Nutritional question

When looking at a label on food, it's pretty much possible to calculate the calories based on the carbs, fat, and protein listed even if the calories weren't listed. Right?

But with carbs, there is sugar and fibre listed underneath it, but it doesn't add up to the total carb count. So (looking at a random label here), if something says it has 32g of carbs per serving, 5g of fibre, and 1g of sugar, what makes up the additional 26g of carbs? Is that empty space made up of "complex" carbs? Is there a way to approximate the glycemic index of a food (or at least the percentage of a food that is sugar) based on the ratio of sugar versus carbs listed?


1 g protein = 4 Calories
1 g carb = 4 Calories
1 g fat = 9 Cal

where 1 Calorie = 1000 calories.

Without looking at the food label, it's hard to determine the carb make-up. I imagine that if you're looking at a package of Wheat Thins, then the 26g of carbs would be processed wheat, versus something like Raisin Bran where I imagine the remainder would be bran. I doubt if what you are looking at is that straightforward if you are asking here, but you can always refer to the list of ingredients to get an idea since they are listed in order of content.

Dunno, but I'm curious now.

Can't really help you with calculating the glycemic index of food. As far as percentage sugar goes, if you want to know the percentage of food that is sugar, I can't think of a way offhand to calculate the percentage of food that is sugar just from the sugar and carb content. Seems like knowing the total amount in grams of the food is a necessity.

Serving size is 1/2 cup (48g).

The rest of the nutritional label is:

Fat: 3.5g (0.5g saturated, 0g trans ... so again, what's the remaining 3g of fat, just "regular" fat??)
0g cholesterol, 0g sodium
7g protein
190 calories, 30 calories from fat

In this case the food is oatmeal so the ingredients are just rolled oats. My question about the "remaining carbs" was that I'm not so much wondering about exactly what ingredients they consists of, but more if they are "complex carbs" since they aren't sugars and aren't fibre? What else is there that could make up carbs?

Maybe I need to find an introductory book on nutrition?

I've been thinking that it might be interesting to read a nutrition book unplugged from diabetes too! We talk about food so much but it's all sort of based on a sort of "hive knowledge" put together from our discourse, buttressed with occasional links to articles and books. I've read Gary Taubes' two books, which are interesting but they are very specific and don't have this sort of interesting information in them.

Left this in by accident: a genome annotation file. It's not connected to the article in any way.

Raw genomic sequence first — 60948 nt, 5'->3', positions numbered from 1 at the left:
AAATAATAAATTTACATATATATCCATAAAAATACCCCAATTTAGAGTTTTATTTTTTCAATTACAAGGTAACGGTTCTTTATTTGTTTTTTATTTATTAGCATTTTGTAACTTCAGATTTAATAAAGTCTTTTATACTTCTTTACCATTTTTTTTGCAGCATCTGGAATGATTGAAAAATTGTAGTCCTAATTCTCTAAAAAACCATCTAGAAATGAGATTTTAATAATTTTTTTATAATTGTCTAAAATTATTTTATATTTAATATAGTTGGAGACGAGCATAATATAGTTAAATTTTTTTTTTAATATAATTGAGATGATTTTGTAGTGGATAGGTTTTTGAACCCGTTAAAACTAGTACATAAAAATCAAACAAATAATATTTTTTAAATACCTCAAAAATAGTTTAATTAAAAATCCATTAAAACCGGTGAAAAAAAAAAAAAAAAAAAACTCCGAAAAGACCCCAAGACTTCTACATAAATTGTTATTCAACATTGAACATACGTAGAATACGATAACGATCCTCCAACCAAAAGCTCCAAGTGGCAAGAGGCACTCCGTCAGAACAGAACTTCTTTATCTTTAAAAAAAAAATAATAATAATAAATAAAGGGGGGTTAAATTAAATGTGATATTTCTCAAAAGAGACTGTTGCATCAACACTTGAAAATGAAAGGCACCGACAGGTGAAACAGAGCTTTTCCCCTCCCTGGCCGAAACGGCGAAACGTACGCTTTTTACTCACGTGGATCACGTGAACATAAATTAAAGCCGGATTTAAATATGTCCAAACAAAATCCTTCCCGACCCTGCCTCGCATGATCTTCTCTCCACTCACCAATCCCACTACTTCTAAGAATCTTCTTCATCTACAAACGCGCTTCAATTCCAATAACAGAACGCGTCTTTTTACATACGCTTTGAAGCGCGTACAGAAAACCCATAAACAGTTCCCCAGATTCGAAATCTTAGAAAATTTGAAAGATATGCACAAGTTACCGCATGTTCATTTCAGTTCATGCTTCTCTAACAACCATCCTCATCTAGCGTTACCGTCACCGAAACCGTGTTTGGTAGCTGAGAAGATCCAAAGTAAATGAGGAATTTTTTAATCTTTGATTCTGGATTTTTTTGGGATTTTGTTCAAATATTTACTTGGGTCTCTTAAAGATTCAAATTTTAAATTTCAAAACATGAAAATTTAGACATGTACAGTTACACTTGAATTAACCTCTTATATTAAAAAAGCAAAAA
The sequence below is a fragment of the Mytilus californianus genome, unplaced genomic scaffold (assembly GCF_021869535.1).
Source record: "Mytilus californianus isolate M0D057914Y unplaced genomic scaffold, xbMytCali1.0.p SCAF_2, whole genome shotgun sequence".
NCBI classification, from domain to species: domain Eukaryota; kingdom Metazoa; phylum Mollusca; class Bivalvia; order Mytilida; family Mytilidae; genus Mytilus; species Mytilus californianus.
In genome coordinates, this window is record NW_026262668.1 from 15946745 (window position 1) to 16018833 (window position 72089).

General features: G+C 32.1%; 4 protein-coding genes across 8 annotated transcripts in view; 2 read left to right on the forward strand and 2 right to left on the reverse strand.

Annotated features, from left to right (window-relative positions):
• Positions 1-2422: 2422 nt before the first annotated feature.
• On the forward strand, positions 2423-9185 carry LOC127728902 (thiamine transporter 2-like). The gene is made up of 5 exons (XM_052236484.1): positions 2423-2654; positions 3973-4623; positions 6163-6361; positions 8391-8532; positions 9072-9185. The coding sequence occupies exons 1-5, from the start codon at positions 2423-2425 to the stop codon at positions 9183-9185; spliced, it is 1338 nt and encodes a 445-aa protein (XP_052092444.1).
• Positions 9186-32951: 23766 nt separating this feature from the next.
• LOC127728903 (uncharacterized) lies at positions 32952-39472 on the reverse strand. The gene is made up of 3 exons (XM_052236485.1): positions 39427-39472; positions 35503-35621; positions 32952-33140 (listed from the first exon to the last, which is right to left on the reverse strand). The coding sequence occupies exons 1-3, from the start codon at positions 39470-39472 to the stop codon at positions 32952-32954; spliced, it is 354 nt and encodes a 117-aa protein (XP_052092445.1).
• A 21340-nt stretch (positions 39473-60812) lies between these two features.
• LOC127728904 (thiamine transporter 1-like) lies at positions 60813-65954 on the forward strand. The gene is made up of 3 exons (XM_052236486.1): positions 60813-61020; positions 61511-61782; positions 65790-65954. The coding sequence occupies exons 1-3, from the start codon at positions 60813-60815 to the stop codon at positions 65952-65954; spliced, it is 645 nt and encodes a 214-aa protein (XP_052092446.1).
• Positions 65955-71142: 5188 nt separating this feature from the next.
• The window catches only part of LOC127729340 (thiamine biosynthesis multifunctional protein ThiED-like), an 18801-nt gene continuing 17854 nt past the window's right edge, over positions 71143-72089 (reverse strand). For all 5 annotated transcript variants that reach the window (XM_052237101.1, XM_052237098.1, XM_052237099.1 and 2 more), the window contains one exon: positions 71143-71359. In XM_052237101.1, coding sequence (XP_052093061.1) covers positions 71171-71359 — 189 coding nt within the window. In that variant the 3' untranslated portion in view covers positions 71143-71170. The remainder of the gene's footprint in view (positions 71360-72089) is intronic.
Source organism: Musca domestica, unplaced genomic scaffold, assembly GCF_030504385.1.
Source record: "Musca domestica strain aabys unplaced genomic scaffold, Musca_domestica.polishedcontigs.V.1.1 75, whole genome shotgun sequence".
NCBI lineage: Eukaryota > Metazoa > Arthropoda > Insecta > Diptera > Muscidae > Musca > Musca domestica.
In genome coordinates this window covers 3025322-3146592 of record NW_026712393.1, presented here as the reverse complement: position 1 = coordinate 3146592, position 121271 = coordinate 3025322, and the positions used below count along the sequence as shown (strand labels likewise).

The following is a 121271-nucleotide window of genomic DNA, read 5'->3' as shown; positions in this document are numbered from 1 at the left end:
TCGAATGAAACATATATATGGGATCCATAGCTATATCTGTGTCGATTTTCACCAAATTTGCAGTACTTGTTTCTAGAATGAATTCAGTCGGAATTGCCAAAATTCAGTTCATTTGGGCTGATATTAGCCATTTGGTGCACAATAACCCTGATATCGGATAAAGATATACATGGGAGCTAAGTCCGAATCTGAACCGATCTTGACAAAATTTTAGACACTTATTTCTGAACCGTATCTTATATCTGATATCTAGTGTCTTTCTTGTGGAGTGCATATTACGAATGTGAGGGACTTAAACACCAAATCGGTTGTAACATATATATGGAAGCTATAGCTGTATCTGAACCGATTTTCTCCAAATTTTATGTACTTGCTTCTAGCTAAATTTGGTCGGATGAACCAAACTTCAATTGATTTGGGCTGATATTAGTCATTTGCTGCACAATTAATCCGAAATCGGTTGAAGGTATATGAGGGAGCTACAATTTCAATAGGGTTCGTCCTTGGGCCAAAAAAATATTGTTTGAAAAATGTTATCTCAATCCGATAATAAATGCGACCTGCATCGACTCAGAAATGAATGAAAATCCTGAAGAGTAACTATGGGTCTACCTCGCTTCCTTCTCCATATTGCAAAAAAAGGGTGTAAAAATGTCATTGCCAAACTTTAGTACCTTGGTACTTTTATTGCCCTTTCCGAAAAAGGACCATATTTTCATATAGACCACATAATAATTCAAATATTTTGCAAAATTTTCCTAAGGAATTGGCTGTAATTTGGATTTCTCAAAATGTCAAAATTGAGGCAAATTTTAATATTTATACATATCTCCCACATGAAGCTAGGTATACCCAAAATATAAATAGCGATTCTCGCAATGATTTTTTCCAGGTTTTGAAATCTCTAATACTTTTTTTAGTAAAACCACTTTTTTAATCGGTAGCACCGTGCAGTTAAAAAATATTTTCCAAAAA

My solution to "What are the other carbs?" is not to ask the question and simply to munch away although a lot of times, I will make choices like 1/2 avocado (ok, loaded with fat but still yummy!) > bread and stuff like that. I will still eat bread but I don't eat nearly as much of it as I used to. I think that glycemic index is perhaps a bit different than straight carb/ sugar ratio. I have read about glycemic index for years and haven't quite figured out it's point. It's easier to eat and test to see what something does than to add another number into my mix.

Yeah, I don't use glycemic index, either. It is more than carbs since ti seems to be the speed at which a food raises blood sugar. I wonder if that's even relevant for those of us who don't produce insulin?

I ask these questions more because I'm curious than any practical value. I also try to snack on things like fruit instead of bread or crackers.

Let me know if you find a good nutrition book. I think it would be an interesting topic to learn about outside of diabetes. I've read one of Taubes' books but would like something more general.

I just looked up this margarine to find out if it had milk (since I found it sitting in my fridge) and saw that the ingredients listed the % of each. Kinda neat. Would be great if all products did that!

The total carbs don't always add up because the grams of sugar on the label does not distinguish between natural and added sugars.

The list of ingredients may help with determining these as FHS suggested. I often use the old time exchange method to measure my food - but I eat a lot of apples and it's easy to count and know what kind of sugar is being consumed.

When I eat processed foods (or any food), I count the total carb and don't worry over the breakdown. It's been working for years this way.

Ah, yeah, that's always been my understanding anyway. A "complex carb", basically, is anything that isn't a simple sugar. The caveat is that when you start linking simple sugars (monomers) together into progressively larger sugars (dimers, trimers...) and polymers, it's not always clear where exactly a carbohydrate goes from being "simple" to "complex".

Since it's rolled oats though, like many carby produce, the complex carb in question is going to be starch. Remember, though, that any carb that isn't a simple sugar (glucose, sucrose, fructose, lactose...) is going to be considered complex based on the molecular size. So, even bleached white bread is considered a "complex" carb even though its glycemic index may be through the roof.

Yeah, probably the remaining fat is unsaturated.